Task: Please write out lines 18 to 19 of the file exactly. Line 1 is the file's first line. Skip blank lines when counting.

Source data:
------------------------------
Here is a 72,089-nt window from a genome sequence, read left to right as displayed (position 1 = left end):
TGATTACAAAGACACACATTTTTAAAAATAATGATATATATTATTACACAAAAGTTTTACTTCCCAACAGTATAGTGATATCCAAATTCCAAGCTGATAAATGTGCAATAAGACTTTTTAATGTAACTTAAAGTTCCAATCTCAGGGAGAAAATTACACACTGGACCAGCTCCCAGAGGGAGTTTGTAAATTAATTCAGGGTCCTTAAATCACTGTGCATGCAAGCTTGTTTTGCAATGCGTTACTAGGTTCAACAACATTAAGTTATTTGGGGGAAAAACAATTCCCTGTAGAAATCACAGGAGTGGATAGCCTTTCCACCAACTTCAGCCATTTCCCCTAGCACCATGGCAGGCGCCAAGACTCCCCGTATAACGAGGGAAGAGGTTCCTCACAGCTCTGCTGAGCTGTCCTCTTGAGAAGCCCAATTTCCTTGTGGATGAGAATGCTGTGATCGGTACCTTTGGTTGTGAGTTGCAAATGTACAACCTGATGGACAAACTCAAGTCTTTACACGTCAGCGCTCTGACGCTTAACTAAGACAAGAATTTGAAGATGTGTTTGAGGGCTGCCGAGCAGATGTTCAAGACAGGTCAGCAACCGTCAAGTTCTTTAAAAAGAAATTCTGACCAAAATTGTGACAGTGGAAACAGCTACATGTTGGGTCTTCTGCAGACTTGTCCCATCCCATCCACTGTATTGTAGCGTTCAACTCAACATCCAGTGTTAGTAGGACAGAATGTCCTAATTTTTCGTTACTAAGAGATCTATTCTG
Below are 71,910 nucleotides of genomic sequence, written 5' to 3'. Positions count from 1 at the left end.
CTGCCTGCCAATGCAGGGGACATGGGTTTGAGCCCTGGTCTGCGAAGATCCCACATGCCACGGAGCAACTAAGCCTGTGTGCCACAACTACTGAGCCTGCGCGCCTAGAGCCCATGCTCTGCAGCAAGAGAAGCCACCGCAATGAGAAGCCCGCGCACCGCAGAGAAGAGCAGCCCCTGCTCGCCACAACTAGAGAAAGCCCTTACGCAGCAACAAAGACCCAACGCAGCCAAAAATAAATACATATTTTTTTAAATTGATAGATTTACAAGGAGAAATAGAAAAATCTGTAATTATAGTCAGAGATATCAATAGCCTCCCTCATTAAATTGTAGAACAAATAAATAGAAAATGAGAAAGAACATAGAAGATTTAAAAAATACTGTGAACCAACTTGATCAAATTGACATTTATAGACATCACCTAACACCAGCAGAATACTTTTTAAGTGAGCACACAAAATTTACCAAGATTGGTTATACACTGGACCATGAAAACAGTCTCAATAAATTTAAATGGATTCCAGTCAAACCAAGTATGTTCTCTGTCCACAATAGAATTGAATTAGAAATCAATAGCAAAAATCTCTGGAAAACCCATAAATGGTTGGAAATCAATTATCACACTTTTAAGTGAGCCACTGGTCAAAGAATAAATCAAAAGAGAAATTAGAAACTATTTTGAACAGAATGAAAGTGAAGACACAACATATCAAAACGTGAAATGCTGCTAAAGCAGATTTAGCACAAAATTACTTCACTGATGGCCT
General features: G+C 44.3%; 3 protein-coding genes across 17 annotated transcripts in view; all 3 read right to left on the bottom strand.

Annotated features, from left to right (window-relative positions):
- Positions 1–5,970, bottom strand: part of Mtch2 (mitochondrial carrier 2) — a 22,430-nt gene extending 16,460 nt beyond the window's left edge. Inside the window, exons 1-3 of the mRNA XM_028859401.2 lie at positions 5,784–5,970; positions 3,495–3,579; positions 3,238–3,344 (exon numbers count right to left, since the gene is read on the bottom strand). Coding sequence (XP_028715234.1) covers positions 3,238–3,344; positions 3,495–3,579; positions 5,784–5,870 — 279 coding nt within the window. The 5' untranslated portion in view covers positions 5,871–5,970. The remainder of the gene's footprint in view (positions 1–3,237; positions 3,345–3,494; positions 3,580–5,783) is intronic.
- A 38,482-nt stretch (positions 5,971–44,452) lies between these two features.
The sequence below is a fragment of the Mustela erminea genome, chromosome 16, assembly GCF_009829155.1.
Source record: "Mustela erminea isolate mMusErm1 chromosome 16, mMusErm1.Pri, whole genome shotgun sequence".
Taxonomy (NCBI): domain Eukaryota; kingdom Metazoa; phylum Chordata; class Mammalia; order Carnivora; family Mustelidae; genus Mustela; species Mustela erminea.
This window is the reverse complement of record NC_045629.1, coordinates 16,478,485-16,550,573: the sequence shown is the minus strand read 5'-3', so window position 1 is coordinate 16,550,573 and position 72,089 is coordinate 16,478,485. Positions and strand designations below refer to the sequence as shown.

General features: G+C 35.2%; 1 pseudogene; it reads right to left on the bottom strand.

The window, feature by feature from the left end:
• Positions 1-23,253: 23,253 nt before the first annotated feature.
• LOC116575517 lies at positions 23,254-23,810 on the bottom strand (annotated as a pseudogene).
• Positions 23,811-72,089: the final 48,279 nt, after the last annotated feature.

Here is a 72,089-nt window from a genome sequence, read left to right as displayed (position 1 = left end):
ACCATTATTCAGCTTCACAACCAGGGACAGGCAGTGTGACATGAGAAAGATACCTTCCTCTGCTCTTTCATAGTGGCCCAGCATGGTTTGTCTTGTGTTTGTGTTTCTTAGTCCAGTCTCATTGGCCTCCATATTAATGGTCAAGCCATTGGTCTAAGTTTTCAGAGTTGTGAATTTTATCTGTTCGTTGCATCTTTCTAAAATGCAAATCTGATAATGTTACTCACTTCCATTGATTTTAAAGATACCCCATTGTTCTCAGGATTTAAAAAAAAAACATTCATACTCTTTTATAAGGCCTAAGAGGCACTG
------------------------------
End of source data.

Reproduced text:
Here is a 72,089-nt window from a genome sequence, read left to right as displayed (position 1 = left end):
ACCATTATTCAGCTTCACAACCAGGGACAGGCAGTGTGACATGAGAAAGATACCTTCCTCTGCTCTTTCATAGTGGCCCAGCATGGTTTGTCTTGTGTTTGTGTTTCTTAGTCCAGTCTCATTGGCCTCCATATTAATGGTCAAGCCATTGGTCTAAGTTTTCAGAGTTGTGAATTTTATCTGTTCGTTGCATCTTTCTAAAATGCAAATCTGATAATGTTACTCACTTCCATTGATTTTAAAGATACCCCATTGTTCTCAGGATTTAAAAAAAAAACATTCATACTCTTTTATAAGGCCTAAGAGGCACTG